In the UNFCCC circus, ECO rarely favours one Party and its views over another. But this week, ECO is tempted to make an exception on finance. ECO secretly hopes that the AILAC submission on INDCs has been every negotiators’ bed-time reading last night in preparation for this morning’s ADP session on finance and the INDCs. AILAC’s submission helpfully suggests that for developed countries, and for countries with comparable levels of responsibility and capability, providing international climate finance (e.g. to support mitigation in other countries) is part of their fair share in the global effort, as much as it is their commitment to cut their own emissions too. Providing climate finance is not charity, nor is there a choice to opt out.
Once this is more widely understood in these halls (and ECO stands ready to help that cause), the next logical step is ensuring that such information on supporting mitigation through finance or means of implementation appears somewhere. That way, it’s easier to assess the adequacy and equity of overall contributions. ECO notes the clever system AILAC has come up with: INDCs to include information on policies and measures taken by countries to contribute to a yet-to-be-defined global target for the means of implementation in the 2015 agreement. Going further, ECO would propose, and so does AILAC, to complement it with details on expected forthcoming annual financial contributions and information on channels and instruments (e.g. multilateral funds) chosen by countries towards the collective target.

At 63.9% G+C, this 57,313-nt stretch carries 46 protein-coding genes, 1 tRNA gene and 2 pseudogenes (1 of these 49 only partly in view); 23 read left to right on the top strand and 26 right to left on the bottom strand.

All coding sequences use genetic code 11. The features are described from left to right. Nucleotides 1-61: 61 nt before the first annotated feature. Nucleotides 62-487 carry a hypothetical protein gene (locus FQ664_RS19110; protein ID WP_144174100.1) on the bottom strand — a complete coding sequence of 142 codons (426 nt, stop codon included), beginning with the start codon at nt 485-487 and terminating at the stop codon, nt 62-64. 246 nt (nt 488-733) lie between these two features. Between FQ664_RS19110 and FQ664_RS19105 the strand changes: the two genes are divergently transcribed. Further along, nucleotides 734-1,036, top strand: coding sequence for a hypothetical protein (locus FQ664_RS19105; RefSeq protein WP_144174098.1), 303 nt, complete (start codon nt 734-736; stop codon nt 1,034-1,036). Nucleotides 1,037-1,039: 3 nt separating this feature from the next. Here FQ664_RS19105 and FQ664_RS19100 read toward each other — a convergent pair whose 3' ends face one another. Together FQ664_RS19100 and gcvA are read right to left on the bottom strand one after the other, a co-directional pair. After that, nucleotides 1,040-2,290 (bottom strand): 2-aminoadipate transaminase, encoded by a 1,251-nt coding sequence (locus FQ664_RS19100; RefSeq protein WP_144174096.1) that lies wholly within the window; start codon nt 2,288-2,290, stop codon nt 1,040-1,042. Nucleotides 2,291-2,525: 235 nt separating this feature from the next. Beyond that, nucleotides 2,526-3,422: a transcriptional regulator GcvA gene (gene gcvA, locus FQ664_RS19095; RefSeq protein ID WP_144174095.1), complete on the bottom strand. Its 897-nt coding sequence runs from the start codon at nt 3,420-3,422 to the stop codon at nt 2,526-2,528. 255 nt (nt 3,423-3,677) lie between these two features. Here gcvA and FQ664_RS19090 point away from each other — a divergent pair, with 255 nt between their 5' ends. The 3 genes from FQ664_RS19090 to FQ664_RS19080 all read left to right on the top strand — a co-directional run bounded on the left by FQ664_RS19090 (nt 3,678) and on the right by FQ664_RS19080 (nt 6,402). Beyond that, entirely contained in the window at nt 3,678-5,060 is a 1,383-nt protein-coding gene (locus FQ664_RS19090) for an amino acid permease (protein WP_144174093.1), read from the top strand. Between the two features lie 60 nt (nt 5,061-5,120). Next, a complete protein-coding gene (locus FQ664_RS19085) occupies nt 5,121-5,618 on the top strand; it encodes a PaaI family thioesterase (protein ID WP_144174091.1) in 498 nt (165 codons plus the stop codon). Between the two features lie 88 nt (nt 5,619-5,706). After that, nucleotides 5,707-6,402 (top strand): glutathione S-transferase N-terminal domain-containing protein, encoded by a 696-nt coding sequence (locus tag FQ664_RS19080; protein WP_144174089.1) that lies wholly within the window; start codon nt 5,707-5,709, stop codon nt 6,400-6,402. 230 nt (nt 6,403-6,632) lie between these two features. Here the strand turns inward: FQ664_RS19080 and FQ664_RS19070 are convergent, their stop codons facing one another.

It comes as no surprise that developed countries are less inclined to agree to all of this, at least not quite yet. ECO wonders why, because in order to understand if we’re all doing enough and if everyone is committing their fair share, we need to know what everyone is doing on mitigation at home, as well as how they’re supporting mitigation elsewhere. If the INDCs aren’t the right place for it, then ECO wonders where developed countries plan to have that conversation instead. Perhaps developed countries are more excited about setting a collective target, perhaps disaggregated into 3 sub-targets for mitigation, adaptation and loss and damage. ECO insists that these targets be about public finance as a key lesson learnt from the fuzziness of the $100 billion goal. This could then be backed up with more concrete commitments to contribute to those targets and regular pledging (multi-year pledges were possible during the fast start period, remember?), and processes to assess progress towards meeting those collective goals.
ECO will be listening carefully to what developed countries are going to offer this morning on the matter – and, is prepared to follow up on it later this week.